This Level of Corruption Is Unprecedented in the Modern History of the Presidency
And it's threatening our democracy.
By Charles P. Pierce | Mar 12, 2017 | Esquire
The important part about dealing with epidemics is to deal with them early. Just like the fire department would really rather come into a building when there was smoke coming out of one window instead of when there are flames coming out of every window, because it's a lot easier to control the fire early on, it's much easier to control an epidemic early on.
—Dr. Don Francis, AIDS researcher, 2006.
It's almost as though the entire bureaucratic immune system of the government is reacting to an invading virus. The worst thing any of us can do is assume that the ascent of El Caudillo del Mar-A-Lago was not the sui generis event that it clearly was, and that he, himself, is not the sui generis occupant of the White House that he clearly is, and that he has not surrounded himself with dubious quacks and hacks that are sui generis in their approach to government as they clearly are.
There is a level of intellectual—and, perhaps, literal—corruption that is unprecedented in the modern history of the presidency and that is a genuine and unique threat to democratic institutions that are the objects of destructive contempt. The man ran on chaos. He won on chaos. And now he's governing on chaos. The checks and balances and safety valves of the Constitution—the things that, well, constitute—the immune system of this self-governing republic are facing a threat that is as different as it is lethal.
The latest manifestation of this phenomenon is the sudden firing of U.S. Attorneys all over the country—specifically, those appointed by the previous administration. It is true that every president can do what this president did, and that most have. But the people who said all through the campaign that the rules changed with the elevation of Donald Trump cannot say that the rules are back now that he's president. In addition, what he did on Friday was precipitous in the extreme and so much so that it seems to have been improvised on the spot, and that it might have been prompted by a virulent paranoia at the White House about "deep-state" saboteurs, a feeling encouraged by the hardbar caucus in Congress and pimped heavily by the conservative media auxiliaries.
By contrast, in 2009, the newly elected Barack Obama put his U.S. Attorneys in place, but he didn't fire all of the incumbent ones all at once without having the faintest idea who their replacements might be. And this was in the wake of the naked politicization of the DOJ during the Bush Administration. From Tiger Beat On The Potomac:
But, as we are relentlessly told by people who are whistling past a considerable graveyard, Donald Trump is different. He certainly is. Already, there are serious questions about his violations of the Emoluments Clause of the Constitution, about how and where he got his money, about how seriously we should take his claim to have divorced himself from his business interests, and about the precise relationship he has with kleptocrats the world over, especially in Russia. In that context, his decision all at once to decapitate the Justice Department at the local level takes on a more sinister character.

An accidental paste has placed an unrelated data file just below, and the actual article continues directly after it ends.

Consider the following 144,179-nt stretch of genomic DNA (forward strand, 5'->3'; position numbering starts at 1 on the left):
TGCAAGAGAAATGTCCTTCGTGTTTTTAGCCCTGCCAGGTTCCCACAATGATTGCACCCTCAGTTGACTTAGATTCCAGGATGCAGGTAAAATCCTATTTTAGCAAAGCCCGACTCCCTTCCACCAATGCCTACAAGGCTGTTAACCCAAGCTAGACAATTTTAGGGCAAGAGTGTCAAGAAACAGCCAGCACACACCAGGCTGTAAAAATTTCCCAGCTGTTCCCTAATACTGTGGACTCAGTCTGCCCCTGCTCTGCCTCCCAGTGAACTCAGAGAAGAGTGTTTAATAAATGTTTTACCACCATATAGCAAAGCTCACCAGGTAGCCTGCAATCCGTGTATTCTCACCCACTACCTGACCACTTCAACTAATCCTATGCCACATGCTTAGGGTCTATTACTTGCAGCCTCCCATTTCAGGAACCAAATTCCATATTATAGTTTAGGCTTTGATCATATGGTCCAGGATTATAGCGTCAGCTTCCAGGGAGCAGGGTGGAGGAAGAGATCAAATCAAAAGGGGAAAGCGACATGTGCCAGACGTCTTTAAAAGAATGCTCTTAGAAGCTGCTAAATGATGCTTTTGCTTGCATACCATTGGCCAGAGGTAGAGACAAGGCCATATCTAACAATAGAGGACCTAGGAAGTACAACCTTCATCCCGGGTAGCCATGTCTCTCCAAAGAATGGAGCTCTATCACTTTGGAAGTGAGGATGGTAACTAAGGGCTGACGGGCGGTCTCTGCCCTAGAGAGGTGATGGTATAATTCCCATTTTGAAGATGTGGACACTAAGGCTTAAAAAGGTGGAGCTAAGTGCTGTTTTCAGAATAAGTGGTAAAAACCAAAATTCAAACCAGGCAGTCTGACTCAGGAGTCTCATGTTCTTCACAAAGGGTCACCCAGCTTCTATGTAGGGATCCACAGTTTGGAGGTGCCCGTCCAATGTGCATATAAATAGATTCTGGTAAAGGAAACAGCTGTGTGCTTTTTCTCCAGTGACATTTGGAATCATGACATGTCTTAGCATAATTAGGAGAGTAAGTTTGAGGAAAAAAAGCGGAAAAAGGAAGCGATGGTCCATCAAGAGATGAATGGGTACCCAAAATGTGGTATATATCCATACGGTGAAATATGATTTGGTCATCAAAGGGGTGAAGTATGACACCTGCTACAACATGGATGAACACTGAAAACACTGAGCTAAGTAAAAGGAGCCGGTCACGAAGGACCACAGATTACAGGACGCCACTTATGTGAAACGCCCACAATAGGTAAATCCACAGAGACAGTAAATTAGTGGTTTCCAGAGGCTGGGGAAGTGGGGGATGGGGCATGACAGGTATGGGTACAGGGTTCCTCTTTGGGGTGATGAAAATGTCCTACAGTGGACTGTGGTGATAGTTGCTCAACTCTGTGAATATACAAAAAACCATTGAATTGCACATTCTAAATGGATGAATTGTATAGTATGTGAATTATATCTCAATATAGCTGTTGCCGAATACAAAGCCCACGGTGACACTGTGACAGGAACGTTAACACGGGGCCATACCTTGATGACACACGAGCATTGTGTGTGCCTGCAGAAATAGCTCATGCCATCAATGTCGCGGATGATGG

And then there's the case of Preet Bhahara, the U.S. Attorney for the Southern District of New York and the scourge of the money power in New York City, which definitely includes the current president* of the United States. The man was the swamp-drainer supreme. The situation with Bharhara already is stranger than usual. In the first place, a week ago, Attorney General Jefferson Beauregard Sessions III had asked Bhahara to stay on. Also, Bhahara has a number of investigations that may or may not hit too close to home at the White House, including one involving Fox News. And, as has become customary with this administration, the whole matter was handled with the delicacy of a monkey trying to fck a football. From The Washington Post:
He's shaking up Washington! He's exploding political norms! He's also lighting his own pants on fire. By forcing the administration to fire him, Bharara managed to maneuver the World's Greatest Dealmaker into elevating Bharara's profile even higher, and to draw the spotlight down on what Bhahara's investigations, past and present. He also set up Bhahara as a free radical in our politics; the defrocked U.S. Attorney already is talking about his "absolute independence," which ought to freeze the bowels of a lot of people with plans for the future. If, one day, we're all talking about Senator Preet Bhahara, then the current president* will get a big assist.
There's a kind of momentum building inside and outside the government right now. For a long time, I thought the Republicans in Congress could hold out against the encroaching chaos long enough to pass their wish list, which the president* would sign, because that beats working and he doesn't know anything. But the way they've botched health-care makes the congressional majorities look as though they've both been hit in the head with a hammer. (The mischief out in the states, however, is still ongoing, and as strong as ever.)
It's possible that too many things are coming from too many directions for that strategy to work any more. The way you'll know if that situation reaches a tipping point will be if the various legislative intelligence committees of the Congress looking into the Russia business give up the job either to a special prosecutor or to some sort of blue-ribbon 9/11-type commission. You want chaos? That will be chaos, and the patient may flat-line.